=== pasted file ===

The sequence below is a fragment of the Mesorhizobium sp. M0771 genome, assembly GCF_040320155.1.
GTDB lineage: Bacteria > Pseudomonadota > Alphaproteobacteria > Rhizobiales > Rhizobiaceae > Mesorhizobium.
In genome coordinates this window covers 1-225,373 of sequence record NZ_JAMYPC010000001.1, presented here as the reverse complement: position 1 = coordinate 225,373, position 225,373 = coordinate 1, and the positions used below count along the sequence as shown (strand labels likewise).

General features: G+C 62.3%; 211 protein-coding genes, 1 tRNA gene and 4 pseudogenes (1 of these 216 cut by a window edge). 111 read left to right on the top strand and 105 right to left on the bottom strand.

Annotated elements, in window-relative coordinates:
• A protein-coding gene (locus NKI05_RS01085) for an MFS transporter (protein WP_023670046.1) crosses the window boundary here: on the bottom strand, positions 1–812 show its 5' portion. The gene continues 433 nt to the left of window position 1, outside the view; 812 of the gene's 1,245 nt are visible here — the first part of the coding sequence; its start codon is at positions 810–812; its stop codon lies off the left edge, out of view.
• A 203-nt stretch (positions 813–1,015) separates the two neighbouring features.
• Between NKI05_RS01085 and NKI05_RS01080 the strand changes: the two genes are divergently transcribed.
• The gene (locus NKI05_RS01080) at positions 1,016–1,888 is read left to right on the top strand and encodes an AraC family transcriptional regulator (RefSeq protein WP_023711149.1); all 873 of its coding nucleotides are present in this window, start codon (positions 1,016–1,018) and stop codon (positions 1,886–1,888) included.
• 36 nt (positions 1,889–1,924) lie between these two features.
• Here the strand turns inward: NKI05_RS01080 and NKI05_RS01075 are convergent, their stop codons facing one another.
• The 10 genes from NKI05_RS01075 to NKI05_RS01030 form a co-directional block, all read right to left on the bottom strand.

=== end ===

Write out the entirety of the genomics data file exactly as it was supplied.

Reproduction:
The sequence below is a fragment of the Mesorhizobium sp. M0771 genome, assembly GCF_040320155.1.
GTDB lineage: Bacteria > Pseudomonadota > Alphaproteobacteria > Rhizobiales > Rhizobiaceae > Mesorhizobium.
In genome coordinates this window covers 1-225,373 of sequence record NZ_JAMYPC010000001.1, presented here as the reverse complement: position 1 = coordinate 225,373, position 225,373 = coordinate 1, and the positions used below count along the sequence as shown (strand labels likewise).

General features: G+C 62.3%; 211 protein-coding genes, 1 tRNA gene and 4 pseudogenes (1 of these 216 cut by a window edge). 111 read left to right on the top strand and 105 right to left on the bottom strand.

Annotated elements, in window-relative coordinates:
• A protein-coding gene (locus NKI05_RS01085) for an MFS transporter (protein WP_023670046.1) crosses the window boundary here: on the bottom strand, positions 1–812 show its 5' portion. The gene continues 433 nt to the left of window position 1, outside the view; 812 of the gene's 1,245 nt are visible here — the first part of the coding sequence; its start codon is at positions 810–812; its stop codon lies off the left edge, out of view.
• A 203-nt stretch (positions 813–1,015) separates the two neighbouring features.
• Between NKI05_RS01085 and NKI05_RS01080 the strand changes: the two genes are divergently transcribed.
• The gene (locus NKI05_RS01080) at positions 1,016–1,888 is read left to right on the top strand and encodes an AraC family transcriptional regulator (RefSeq protein WP_023711149.1); all 873 of its coding nucleotides are present in this window, start codon (positions 1,016–1,018) and stop codon (positions 1,886–1,888) included.
• 36 nt (positions 1,889–1,924) lie between these two features.
• Here the strand turns inward: NKI05_RS01080 and NKI05_RS01075 are convergent, their stop codons facing one another.
• The 10 genes from NKI05_RS01075 to NKI05_RS01030 form a co-directional block, all read right to left on the bottom strand.